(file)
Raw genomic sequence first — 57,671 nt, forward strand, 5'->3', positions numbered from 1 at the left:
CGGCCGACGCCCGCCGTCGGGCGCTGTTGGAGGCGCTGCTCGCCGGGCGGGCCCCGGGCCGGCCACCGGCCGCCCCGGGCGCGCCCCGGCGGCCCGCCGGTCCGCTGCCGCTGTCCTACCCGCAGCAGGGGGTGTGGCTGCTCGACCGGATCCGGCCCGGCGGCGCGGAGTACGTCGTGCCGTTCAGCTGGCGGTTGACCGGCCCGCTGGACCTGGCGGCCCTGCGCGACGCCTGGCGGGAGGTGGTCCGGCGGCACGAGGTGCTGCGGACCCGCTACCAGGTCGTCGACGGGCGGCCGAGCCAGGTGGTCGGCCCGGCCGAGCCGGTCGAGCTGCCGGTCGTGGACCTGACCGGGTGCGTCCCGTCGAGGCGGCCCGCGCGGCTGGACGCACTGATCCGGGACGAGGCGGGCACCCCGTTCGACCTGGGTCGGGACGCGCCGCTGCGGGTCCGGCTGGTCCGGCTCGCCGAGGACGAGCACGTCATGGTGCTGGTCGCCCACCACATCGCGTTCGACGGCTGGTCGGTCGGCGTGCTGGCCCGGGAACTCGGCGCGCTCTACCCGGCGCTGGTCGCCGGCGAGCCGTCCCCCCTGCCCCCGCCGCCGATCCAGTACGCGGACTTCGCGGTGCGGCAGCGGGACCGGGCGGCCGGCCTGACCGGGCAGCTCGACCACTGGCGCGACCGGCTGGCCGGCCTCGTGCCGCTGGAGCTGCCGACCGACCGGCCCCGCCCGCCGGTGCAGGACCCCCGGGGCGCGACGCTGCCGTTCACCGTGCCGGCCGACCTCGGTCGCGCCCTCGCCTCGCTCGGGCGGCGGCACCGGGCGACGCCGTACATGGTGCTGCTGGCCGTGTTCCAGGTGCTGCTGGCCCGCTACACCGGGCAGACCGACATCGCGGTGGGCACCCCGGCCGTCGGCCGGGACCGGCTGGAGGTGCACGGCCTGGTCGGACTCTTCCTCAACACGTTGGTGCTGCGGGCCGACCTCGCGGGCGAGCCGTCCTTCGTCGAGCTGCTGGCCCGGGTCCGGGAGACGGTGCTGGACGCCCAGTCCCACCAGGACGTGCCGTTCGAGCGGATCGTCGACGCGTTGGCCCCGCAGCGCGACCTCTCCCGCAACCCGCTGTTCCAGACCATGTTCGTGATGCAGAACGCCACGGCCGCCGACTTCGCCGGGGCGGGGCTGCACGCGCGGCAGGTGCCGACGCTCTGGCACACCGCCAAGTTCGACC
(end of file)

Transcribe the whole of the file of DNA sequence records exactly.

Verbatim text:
Raw genomic sequence first — 57,671 nt, forward strand, 5'->3', positions numbered from 1 at the left:
CGGCCGACGCCCGCCGTCGGGCGCTGTTGGAGGCGCTGCTCGCCGGGCGGGCCCCGGGCCGGCCACCGGCCGCCCCGGGCGCGCCCCGGCGGCCCGCCGGTCCGCTGCCGCTGTCCTACCCGCAGCAGGGGGTGTGGCTGCTCGACCGGATCCGGCCCGGCGGCGCGGAGTACGTCGTGCCGTTCAGCTGGCGGTTGACCGGCCCGCTGGACCTGGCGGCCCTGCGCGACGCCTGGCGGGAGGTGGTCCGGCGGCACGAGGTGCTGCGGACCCGCTACCAGGTCGTCGACGGGCGGCCGAGCCAGGTGGTCGGCCCGGCCGAGCCGGTCGAGCTGCCGGTCGTGGACCTGACCGGGTGCGTCCCGTCGAGGCGGCCCGCGCGGCTGGACGCACTGATCCGGGACGAGGCGGGCACCCCGTTCGACCTGGGTCGGGACGCGCCGCTGCGGGTCCGGCTGGTCCGGCTCGCCGAGGACGAGCACGTCATGGTGCTGGTCGCCCACCACATCGCGTTCGACGGCTGGTCGGTCGGCGTGCTGGCCCGGGAACTCGGCGCGCTCTACCCGGCGCTGGTCGCCGGCGAGCCGTCCCCCCTGCCCCCGCCGCCGATCCAGTACGCGGACTTCGCGGTGCGGCAGCGGGACCGGGCGGCCGGCCTGACCGGGCAGCTCGACCACTGGCGCGACCGGCTGGCCGGCCTCGTGCCGCTGGAGCTGCCGACCGACCGGCCCCGCCCGCCGGTGCAGGACCCCCGGGGCGCGACGCTGCCGTTCACCGTGCCGGCCGACCTCGGTCGCGCCCTCGCCTCGCTCGGGCGGCGGCACCGGGCGACGCCGTACATGGTGCTGCTGGCCGTGTTCCAGGTGCTGCTGGCCCGCTACACCGGGCAGACCGACATCGCGGTGGGCACCCCGGCCGTCGGCCGGGACCGGCTGGAGGTGCACGGCCTGGTCGGACTCTTCCTCAACACGTTGGTGCTGCGGGCCGACCTCGCGGGCGAGCCGTCCTTCGTCGAGCTGCTGGCCCGGGTCCGGGAGACGGTGCTGGACGCCCAGTCCCACCAGGACGTGCCGTTCGAGCGGATCGTCGACGCGTTGGCCCCGCAGCGCGACCTCTCCCGCAACCCGCTGTTCCAGACCATGTTCGTGATGCAGAACGCCACGGCCGCCGACTTCGCCGGGGCGGGGCTGCACGCGCGGCAGGTGCCGACGCTCTGGCACACCGCCAAGTTCGACC